Sublime Forum

Having settings data available to all commands


What’s a suitable way to have the data from a .sublime-settings file available to all the commands of a package/plugin without having to go to each command and getting individual settings data and converting them to globals ?



I write functions to get settings and import it whenever I need to. I assumed that there is only one settings file in my plugin.

def get_setting(dotted: str, default: Optional[Any] = None) -> Any:
    @brief Get the plugin setting with the dotted key.

    @param dotted  The dotted key
    @param default The default value if the key doesn't exist

    @return The setting's value.

    return dotted_get(get_settings_object(), dotted, default)

def get_settings_file() -> str:
    @brief Get the settings file name.

    @return The settings file name.

    return "YOUR PLUGIN'S SETTINGS FILENAME"  # such as "my.sublime-settings"

def get_settings_object() -> sublime.Settings:
    @brief Get the plugin settings object.

    @return The settings object.

    return sublime.load_settings(get_settings_file())

def dotted_get(var: Any, dotted: str, default: Optional[Any] = None) -> Any:
    @brief Get the value from the variable with dotted notation.

    @param var     The variable
    @param dotted  The dotted
    @param default The default

    @return The value or the default if dotted not found

    keys = dotted.split(".")

        for key in keys:
            if isinstance(var, (dict, sublime.Settings)):
                var = var.get(key)
            elif isinstance(var, (list, tuple, bytes, bytearray)):
                var = var[int(key)]
                var = getattr(var, key)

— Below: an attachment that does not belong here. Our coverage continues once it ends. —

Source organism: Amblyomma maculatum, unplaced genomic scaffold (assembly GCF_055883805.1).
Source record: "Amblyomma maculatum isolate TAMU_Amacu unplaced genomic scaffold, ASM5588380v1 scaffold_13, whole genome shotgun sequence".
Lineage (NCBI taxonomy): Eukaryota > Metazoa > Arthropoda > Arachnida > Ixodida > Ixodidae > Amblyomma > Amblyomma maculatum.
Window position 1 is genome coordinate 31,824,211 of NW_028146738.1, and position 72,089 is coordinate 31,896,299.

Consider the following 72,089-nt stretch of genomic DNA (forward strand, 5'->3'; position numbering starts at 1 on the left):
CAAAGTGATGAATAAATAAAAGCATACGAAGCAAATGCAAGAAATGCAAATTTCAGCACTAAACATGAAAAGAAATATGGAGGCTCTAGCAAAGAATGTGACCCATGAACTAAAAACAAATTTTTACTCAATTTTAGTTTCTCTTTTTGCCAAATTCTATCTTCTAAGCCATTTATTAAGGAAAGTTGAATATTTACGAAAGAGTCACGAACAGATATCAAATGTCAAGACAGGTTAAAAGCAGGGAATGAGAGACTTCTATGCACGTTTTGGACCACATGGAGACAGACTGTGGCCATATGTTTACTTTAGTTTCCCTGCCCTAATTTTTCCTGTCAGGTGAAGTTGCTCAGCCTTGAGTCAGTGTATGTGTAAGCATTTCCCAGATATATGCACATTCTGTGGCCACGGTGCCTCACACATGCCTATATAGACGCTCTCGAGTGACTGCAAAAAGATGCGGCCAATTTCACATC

return var
    except Exception:
        return default

Example usage:

// my.sublime-settings
    "a": {
        "b": {
            "c": "hello",
from ..settings import get_setting  # depends on the relative path

get_setting("a.b.c", "valueNotFound")  # "hello"
get_setting("a.b.c.d", "valueNotFound")  # "valueNotFound"
get_setting("a.b.d", "valueNotFound")  # "valueNotFound"
1 Like


Out of curiosity, why do you want/need globals for your settings? sublime.load_settings() caches the resulting settings object and changes made to settings elsewhere are reflected in the settings object when you ask for a setting.

The paradigm that I tend to use is something like the following, which results in a single function call that fetches the settings and ensures a default value if the settings file is missing something (though you could leave that out entirely if desired). Things get more complicated if you also want to fetch data from the user preferences though.

def plugin_loaded():
    On plugin load, cache the settings object for our package.
    gz_setting.obj = sublime.load_settings("GZipper.sublime-settings")
    gz_setting.default = {
        "unzip_on_load": True,
        "compression_level": 9,
        "trash_temp_on_close": True,
        "delete_on_trash_fail": False

def gz_setting(key):
    Get a package setting from the cached settings object with a sensible
    default = gz_setting.default.get(key, None)
    return gz_setting.obj.get(key, default)


I really should try to phrase my questions in a way that would help a majority of the viewers and also me but sometimes I get carried away with my needs :slightly_smiling_face: In my case, I have actually got the settings data in the run method so far for all the commands and then used them in some later method after calling a bunch of show_quick_panel()/show_input_panel() to get user data. I don’t think I can do that without using globals unless I call sublime.settings(...) in that specific method, but then I thought there must be a way to refactor the code to share the settings data among commands (to get a single source of truth so as to speak) for better codebase maintenance. Hence the question & confusion.



I write a class to store those global variable like caches and states. And again import it when I need it with from .Globals import global_get, global_set.